Maria Walkenbach lives with her four dogs, just around the corner from the construction site of the Gordie Howe International Bridge. She’s been here for almost 20 years in the home she inherited from her mother-in-law.
“My husband actually passed away in this home. So there’s a lot of memories in this home. And now that I’m looking to retire in another year or two I want to start fresh,” she said.
That’s why she signed up to participate in the first round of the city’s Home Swap program. She’ll be able to trade in her home for city-owned property in another neighborhood.
Click Through the Photos to See Maria Walkenbach’s Home Swap Story:
After logging into the members-only page on the city of Detroit’s Bridging Neighborhoods website, Walkenbach scrolled down through photos of 10 homes the city acquired after their previous owners stopped paying taxes. The houses look dilapidated but the city will spend up to $75,000 renovating them in exchange for eligible homes like Walkenbach’s., was eyeing a little brick one over in the Warrendale neighborhood on the city’s west side.
“It’s a three-bedroom, one-bath, home,” she said. “And I love it because it has a humungous backyard with two trees my grand boys can climb.”
Walkenbach has this opportunity because of a benefits agreement that was lobbied for by people living near the bridge site. A community advisory group convinced the state of Michigan and Windsor to create job training, health monitoring and home improvement options like Home Swap to compensate for the impacts of the construction. Bridging Neighborhoods Director Charity Dean said these benefits are being paid for by the sale of city-owned land that the state needed in order to build the bridge.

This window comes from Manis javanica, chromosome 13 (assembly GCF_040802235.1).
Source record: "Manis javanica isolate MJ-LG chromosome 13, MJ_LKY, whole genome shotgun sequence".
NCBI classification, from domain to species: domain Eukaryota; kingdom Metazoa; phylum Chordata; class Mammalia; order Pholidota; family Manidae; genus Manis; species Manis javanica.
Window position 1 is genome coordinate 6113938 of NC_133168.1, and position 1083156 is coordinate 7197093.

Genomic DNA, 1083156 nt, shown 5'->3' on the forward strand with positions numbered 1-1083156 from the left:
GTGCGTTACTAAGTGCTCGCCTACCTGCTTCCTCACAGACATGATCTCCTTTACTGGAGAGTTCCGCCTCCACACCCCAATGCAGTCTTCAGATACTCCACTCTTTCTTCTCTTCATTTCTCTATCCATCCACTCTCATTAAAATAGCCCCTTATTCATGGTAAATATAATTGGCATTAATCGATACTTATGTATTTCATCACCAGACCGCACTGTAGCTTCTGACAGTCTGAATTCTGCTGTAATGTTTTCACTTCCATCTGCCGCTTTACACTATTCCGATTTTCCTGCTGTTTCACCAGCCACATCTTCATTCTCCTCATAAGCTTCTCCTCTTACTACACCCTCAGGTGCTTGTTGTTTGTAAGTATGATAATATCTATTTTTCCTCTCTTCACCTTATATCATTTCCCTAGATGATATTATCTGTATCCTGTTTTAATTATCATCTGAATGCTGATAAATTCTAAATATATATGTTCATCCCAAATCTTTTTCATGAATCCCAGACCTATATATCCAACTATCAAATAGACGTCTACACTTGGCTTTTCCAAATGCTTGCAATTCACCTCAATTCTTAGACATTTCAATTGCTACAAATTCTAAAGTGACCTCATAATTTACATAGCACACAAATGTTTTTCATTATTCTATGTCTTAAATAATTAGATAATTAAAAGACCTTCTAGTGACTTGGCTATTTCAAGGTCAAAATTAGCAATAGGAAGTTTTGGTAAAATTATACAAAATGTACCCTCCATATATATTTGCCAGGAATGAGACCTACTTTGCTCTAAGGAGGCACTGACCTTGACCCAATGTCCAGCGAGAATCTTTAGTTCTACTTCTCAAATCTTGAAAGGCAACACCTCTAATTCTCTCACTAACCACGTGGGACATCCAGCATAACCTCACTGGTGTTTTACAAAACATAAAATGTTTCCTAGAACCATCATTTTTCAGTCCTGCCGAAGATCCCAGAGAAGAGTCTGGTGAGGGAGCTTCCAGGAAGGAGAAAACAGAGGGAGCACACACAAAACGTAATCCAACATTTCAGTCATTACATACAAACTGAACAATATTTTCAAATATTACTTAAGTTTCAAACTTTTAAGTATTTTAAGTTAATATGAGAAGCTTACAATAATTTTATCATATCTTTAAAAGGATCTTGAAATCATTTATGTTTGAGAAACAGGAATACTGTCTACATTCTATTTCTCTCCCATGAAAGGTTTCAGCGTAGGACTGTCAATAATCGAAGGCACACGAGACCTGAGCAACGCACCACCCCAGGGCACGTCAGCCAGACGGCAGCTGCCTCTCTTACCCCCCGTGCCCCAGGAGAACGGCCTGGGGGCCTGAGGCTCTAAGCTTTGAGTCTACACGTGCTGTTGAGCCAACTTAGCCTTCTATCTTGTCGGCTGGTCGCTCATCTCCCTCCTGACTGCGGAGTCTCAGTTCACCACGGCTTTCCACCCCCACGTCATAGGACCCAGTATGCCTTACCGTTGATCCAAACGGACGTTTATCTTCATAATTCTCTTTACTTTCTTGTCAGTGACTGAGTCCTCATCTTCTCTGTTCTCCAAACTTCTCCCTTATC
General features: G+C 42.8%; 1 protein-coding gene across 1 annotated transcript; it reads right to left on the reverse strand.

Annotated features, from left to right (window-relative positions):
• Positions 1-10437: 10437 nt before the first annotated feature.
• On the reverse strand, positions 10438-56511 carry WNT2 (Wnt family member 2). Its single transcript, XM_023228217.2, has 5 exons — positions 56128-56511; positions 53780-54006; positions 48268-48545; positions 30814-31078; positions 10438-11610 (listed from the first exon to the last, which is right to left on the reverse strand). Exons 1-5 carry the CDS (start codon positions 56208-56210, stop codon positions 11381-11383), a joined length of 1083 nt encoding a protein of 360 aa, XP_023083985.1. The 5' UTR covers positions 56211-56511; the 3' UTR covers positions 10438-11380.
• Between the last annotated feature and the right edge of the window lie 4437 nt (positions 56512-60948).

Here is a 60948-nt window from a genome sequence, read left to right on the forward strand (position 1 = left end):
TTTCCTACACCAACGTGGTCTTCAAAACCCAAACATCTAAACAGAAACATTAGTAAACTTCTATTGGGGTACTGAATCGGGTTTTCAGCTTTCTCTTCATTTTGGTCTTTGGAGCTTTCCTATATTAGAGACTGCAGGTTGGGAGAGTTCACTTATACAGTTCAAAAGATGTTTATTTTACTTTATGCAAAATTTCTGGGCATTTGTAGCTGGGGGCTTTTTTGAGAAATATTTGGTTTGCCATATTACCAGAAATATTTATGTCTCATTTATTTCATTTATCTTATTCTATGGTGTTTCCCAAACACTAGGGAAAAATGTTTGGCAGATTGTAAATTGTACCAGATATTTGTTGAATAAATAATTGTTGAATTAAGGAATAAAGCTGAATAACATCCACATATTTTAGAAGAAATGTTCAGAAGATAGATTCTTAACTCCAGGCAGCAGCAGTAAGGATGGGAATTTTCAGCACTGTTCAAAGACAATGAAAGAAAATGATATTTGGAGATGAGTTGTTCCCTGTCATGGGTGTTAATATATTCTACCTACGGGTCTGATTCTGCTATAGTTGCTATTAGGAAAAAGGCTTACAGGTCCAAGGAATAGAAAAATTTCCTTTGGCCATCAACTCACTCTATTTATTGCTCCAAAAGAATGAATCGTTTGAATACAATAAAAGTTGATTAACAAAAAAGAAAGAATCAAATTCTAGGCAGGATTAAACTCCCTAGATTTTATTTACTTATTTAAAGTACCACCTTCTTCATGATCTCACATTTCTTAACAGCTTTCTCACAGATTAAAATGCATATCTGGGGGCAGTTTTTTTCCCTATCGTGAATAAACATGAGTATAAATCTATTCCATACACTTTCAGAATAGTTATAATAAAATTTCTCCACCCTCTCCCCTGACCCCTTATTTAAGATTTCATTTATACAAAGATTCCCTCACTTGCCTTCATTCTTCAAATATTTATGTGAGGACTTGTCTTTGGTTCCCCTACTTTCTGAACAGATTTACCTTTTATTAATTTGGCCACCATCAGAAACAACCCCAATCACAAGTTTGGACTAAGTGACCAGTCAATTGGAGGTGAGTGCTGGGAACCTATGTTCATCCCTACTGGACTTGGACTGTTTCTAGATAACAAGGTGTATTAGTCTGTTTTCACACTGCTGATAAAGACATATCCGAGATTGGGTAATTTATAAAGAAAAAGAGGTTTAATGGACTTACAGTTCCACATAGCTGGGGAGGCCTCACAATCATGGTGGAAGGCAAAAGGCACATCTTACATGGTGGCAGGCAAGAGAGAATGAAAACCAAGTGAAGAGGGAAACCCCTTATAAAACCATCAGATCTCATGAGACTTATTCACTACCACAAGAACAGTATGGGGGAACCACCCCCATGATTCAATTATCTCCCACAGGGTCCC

“The city was originally offered a couple hundred thousand dollars for the land and the mayor turned that into a $45 million package,” said Dean.
About $33 million of that went to the Bridging Neighborhoods program that Home Swap is a part of. Residents fought for it so there’d be an option for people who didn’t lose their homes to eminent domain but who didn’t want to stay in the increasingly industrialized area.